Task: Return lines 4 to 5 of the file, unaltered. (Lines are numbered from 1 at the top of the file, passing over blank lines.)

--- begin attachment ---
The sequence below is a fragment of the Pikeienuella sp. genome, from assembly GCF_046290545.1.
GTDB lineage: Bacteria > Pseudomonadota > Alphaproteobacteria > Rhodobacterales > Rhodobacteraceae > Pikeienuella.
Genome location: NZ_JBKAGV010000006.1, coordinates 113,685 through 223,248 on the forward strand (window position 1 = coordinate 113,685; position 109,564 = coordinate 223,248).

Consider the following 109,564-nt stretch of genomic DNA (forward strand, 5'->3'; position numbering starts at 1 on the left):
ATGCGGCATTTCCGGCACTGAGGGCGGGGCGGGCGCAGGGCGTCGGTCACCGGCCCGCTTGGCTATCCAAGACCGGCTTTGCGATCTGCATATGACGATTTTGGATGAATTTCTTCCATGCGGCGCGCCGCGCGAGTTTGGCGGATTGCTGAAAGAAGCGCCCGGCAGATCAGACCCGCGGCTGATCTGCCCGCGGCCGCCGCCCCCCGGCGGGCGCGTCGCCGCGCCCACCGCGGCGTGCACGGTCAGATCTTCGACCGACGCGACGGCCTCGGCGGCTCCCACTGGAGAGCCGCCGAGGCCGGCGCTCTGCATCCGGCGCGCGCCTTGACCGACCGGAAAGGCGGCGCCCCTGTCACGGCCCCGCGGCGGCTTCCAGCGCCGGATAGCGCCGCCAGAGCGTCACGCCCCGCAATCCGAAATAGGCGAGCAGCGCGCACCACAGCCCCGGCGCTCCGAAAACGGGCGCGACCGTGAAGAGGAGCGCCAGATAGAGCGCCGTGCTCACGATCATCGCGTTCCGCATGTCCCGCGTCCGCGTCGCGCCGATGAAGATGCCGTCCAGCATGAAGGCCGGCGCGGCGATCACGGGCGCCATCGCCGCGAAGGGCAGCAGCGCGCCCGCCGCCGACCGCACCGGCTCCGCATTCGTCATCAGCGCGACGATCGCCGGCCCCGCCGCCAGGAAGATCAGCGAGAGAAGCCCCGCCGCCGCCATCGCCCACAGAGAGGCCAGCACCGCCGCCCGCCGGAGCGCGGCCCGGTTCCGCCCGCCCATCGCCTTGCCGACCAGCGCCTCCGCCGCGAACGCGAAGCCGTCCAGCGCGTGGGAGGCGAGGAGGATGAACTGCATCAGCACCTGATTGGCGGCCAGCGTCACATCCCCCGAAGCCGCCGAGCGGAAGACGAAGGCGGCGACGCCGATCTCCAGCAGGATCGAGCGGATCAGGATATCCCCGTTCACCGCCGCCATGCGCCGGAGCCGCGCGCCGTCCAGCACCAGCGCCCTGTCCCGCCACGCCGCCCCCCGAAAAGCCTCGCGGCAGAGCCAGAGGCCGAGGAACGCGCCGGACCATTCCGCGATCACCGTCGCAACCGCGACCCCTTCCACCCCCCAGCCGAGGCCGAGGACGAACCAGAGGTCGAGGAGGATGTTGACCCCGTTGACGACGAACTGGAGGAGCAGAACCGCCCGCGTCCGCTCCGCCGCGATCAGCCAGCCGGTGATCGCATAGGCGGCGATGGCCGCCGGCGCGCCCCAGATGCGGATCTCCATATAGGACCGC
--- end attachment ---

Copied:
Consider the following 109,564-nt stretch of genomic DNA (forward strand, 5'->3'; position numbering starts at 1 on the left):
ATGCGGCATTTCCGGCACTGAGGGCGGGGCGGGCGCAGGGCGTCGGTCACCGGCCCGCTTGGCTATCCAAGACCGGCTTTGCGATCTGCATATGACGATTTTGGATGAATTTCTTCCATGCGGCGCGCCGCGCGAGTTTGGCGGATTGCTGAAAGAAGCGCCCGGCAGATCAGACCCGCGGCTGATCTGCCCGCGGCCGCCGCCCCCCGGCGGGCGCGTCGCCGCGCCCACCGCGGCGTGCACGGTCAGATCTTCGACCGACGCGACGGCCTCGGCGGCTCCCACTGGAGAGCCGCCGAGGCCGGCGCTCTGCATCCGGCGCGCGCCTTGACCGACCGGAAAGGCGGCGCCCCTGTCACGGCCCCGCGGCGGCTTCCAGCGCCGGATAGCGCCGCCAGAGCGTCACGCCCCGCAATCCGAAATAGGCGAGCAGCGCGCACCACAGCCCCGGCGCTCCGAAAACGGGCGCGACCGTGAAGAGGAGCGCCAGATAGAGCGCCGTGCTCACGATCATCGCGTTCCGCATGTCCCGCGTCCGCGTCGCGCCGATGAAGATGCCGTCCAGCATGAAGGCCGGCGCGGCGATCACGGGCGCCATCGCCGCGAAGGGCAGCAGCGCGCCCGCCGCCGACCGCACCGGCTCCGCATTCGTCATCAGCGCGACGATCGCCGGCCCCGCCGCCAGGAAGATCAGCGAGAGAAGCCCCGCCGCCGCCATCGCCCACAGAGAGGCCAGCACCGCCGCCCGCCGGAGCGCGGCCCGGTTCCGCCCGCCCATCGCCTTGCCGACCAGCGCCTCCGCCGCGAACGCGAAGCCGTCCAGCGCGTGGGAGGCGAGGAGGATGAACTGCATCAGCACCTGATTGGCGGCCAGCGTCACATCCCCCGAAGCCGCCGAGCGGAAGACGAAGGCGGCGACGCCGATCTCCAGCAGGATCGAGCGGATCAGGATATCCCCGTTCACCGCCGCCATGCGCCGGAGCCGCGCGCCGTCCAGCACCAGCGCCCTGTCCCGCCACGCCGCCCCCCGAAAAGCCTCGCGGCAGAGCCAGAGGCCGAGGAACGCGCCGGACCATTCCGCGATCACCGTCGCAACCGCGACCCCTTCCACCCCCCAGCCGAGGCCGAGGACGAACCAGAGGTCGAGGAGGATGTTGACCCCGTTGACGACGAACTGGAGGAGCAGAACCGCCCGCGTCCGCTCCGCCGCGATCAGCCAGCCGGTGATCGCATAGGCGGCGATGGCCGCCGGCGCGCCCCAGATGCGGATCTCCATATAGGACCGC